This video is from a panelist event spotlighting four Indigenous activists who share their perspectives on environmental justice, climate justice, and their work in that space.
The video introduces students to different forms of Indigenous knowledge, the critical role Indigenous peoples play in protecting the environment and solving climate change, and the teachings of various tribes in North America.
The panelists include a range of Indigenous individuals from different tribes, regions, and age groups.
The video presents numerous firsthand accounts of Indigenous-led climate action and how Indigenous peoples are affected by land encroachment and climate change.
This is a fantastic way to introduce students to Indigenous knowledge and how to support Indigenous communities.
The panelists introduce themselves in the first half of the video, and in the second half, the panelists answer questions.
Certain terms like sovereignty, land rights, and land titling may need to be defined for students.
Considering the length of the video and the amount of information presented, students should be encouraged to take notes, or the video can be paused every few minutes for reflection as a class.
Have students reflect on the importance of Indigenous involvement and leadership in the fight against climate change.
As a follow-up activity, have students research Indigenous-led environmental initiatives in their area.
This video can also be used in American history classes during lessons about the treatment of Indigenous peoples by the American government and in economics classes during lessons about how efforts to maximize economic prosperity have resulted in climate and environmental injustices.
As an extension, have students watch this video to learn more about Indigenous solutions to climate change and read this article to learn more about the potential of Indigenous land tenure to reduce greenhouse gas concentrations.
This is a lengthy (1:14:04) panel discussion about the Standing Rock Sioux protesters and the lengths they went to to block the Dakota Access Pipeline. The video centers around a panel of Indigenous people discussing their thoughts, feelings, and the challenges they have faced addressing the climate crisis. This is very in-depth as it deep dives into the effects of climate change on the Indigenous community and how they are and have been leading the fight to protect some of the most carbon-rich places on earth. This resource is recommended for teaching.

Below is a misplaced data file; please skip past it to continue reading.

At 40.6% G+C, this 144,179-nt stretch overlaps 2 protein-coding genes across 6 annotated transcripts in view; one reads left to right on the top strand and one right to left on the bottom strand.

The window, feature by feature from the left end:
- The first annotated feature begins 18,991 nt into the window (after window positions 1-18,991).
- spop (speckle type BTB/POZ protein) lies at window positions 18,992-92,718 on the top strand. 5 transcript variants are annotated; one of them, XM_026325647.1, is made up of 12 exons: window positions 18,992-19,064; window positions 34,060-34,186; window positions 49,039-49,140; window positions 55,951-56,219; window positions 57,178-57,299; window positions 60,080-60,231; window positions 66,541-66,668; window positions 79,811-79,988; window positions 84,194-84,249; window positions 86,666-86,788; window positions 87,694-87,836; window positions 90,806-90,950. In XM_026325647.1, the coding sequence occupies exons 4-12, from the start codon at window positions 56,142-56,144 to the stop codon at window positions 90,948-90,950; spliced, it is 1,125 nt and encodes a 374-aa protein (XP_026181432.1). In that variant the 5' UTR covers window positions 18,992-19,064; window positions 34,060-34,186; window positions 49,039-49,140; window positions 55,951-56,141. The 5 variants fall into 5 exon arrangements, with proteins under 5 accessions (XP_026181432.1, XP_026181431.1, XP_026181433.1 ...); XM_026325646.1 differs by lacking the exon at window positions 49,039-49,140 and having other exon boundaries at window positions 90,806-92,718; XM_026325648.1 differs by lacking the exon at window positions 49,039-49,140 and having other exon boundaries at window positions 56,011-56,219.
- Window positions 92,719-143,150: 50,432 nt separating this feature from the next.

College, Career, and Civic Life (C3) Standards
Dimension 2: Civics
D2.Civ.1.9-12 Distinguish the powers and responsibilities of local, state, tribal, national, and international civic and political institutions.
D2.Civ.14.9-12 Analyze historical, contemporary, and emerging means of changing societies, promoting the common good, and protecting rights.
Dimension 4: Taking Informed Action
D4.6.9-12 Use disciplinary and interdisciplinary lenses to understand the characteristics and causes of local, regional, and global problems; instances of such problems in multiple contexts; and challenges and opportunities faced by those trying to address these problems over time and place.
D4.7.9-12 Assess options for individual and collective action to address local, regional, and global problems by engaging in self-reflection, strategy identification, and complex causal reasoning.
Common Core English Language Arts Standards (CCSS.ELA)
Speaking & Listening (K-12)
CCSS.ELA-LITERACY.SL.11-12.2 Integrate multiple sources of information presented in diverse formats and media (e.g., visually, quantitatively, orally) in order to make informed decisions and solve problems, evaluating the credibility and accuracy of each source and noting any discrepancies among the data.
CCSS.ELA-LITERACY.SL.11-12.3 Evaluate a speaker's point of view, reasoning, and use of evidence and rhetoric, assessing the stance, premises, links among ideas, word choice, points of emphasis, and tone used.